Open House Festival

The Chapel in Tottenham Cemetery


George Pritchett, 1858

Tottenham Cemetery, Church Lane, N17 8AS

Two York stone Chapels are linked by a carriage arch built from Kentish Ragstone. The exterior is symmetrical and sturdy but the interior is a light stained glass spacious sanctuary with original features that make you step back in time.

Getting there


Wood Green


White Hart Lane





Accessibility notes

Use of toilet facilities at Antwerp Arms Pub 100 yards from The Chapel

What you can expect

Other heritage buildings nearby are participating in Open House so visitors can make a day of it and enjoy lunch at The Antwerp Arms Pub.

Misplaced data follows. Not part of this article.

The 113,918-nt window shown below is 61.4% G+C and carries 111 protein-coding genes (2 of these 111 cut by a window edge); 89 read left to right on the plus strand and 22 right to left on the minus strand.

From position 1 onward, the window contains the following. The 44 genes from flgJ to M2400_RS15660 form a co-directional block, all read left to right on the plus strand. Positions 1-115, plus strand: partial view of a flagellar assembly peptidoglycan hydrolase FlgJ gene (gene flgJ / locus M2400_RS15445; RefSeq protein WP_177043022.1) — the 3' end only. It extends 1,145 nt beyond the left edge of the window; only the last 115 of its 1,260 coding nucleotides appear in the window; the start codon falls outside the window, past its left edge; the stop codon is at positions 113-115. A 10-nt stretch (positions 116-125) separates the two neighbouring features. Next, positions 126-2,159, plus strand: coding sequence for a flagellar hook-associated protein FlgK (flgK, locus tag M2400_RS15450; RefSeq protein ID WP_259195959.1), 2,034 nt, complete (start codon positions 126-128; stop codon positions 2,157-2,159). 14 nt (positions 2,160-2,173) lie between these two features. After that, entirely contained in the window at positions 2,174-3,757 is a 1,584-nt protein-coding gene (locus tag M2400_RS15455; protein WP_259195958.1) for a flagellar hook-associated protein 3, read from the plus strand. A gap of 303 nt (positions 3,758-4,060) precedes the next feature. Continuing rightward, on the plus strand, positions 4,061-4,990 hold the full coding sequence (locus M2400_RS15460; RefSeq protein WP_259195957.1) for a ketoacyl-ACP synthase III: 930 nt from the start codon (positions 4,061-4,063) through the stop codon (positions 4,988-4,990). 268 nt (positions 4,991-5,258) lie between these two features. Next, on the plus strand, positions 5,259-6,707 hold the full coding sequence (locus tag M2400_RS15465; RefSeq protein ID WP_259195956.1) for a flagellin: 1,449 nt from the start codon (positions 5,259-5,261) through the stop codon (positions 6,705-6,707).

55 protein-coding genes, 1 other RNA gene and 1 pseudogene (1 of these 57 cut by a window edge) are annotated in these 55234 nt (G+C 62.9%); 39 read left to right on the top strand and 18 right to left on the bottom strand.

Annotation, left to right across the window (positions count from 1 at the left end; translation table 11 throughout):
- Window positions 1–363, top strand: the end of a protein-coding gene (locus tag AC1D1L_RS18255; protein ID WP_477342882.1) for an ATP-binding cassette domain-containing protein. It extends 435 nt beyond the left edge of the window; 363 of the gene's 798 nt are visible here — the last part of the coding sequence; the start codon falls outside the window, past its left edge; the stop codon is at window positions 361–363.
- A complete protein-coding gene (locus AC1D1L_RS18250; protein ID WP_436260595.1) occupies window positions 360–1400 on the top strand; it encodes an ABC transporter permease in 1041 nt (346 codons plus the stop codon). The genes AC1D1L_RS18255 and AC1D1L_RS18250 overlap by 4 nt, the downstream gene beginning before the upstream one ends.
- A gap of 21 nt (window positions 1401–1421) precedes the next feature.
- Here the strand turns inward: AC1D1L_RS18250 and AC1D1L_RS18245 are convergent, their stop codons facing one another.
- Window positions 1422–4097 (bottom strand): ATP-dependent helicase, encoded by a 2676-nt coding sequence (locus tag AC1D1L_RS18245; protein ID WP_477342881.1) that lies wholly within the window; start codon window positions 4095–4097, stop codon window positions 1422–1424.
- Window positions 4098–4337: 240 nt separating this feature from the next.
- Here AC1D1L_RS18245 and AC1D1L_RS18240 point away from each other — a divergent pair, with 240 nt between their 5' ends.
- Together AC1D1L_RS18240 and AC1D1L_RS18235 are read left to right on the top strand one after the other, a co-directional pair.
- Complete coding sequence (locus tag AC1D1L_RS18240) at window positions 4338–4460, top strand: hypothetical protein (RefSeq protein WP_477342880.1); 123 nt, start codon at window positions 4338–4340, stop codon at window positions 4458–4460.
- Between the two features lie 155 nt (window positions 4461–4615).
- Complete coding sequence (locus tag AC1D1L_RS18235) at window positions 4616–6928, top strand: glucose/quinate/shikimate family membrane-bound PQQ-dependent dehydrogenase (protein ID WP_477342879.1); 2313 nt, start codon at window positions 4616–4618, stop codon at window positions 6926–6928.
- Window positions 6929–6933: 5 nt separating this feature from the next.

Tottenham Cemetery was opened in 1858 under the provisions of the Metropolitan Interments Act (1850), a response to the acute shortage of space in London’s churchyards and burial grounds. The Act enabled the construction of new cemeteries by publicly financed burial boards run by parish vestries. Tottenham & Wood Green Burial Board was formed in 1854 with offices at No. 586 High Road. The parish churchyard of All Hallows closed for burials in 1857.The Board purchased 5 acres (2 ha.) of agricultural land in 1858, of which the western three acres were consecrated for Anglican burials in December 1857, while the remaining two acres on the east side were reserved for nonconformist burials. The layout of the first generation of Victorian cemeteries was influenced by the work of John Claudius Loudon, whose treatise in 1843 established the grid system of laying out and planting.

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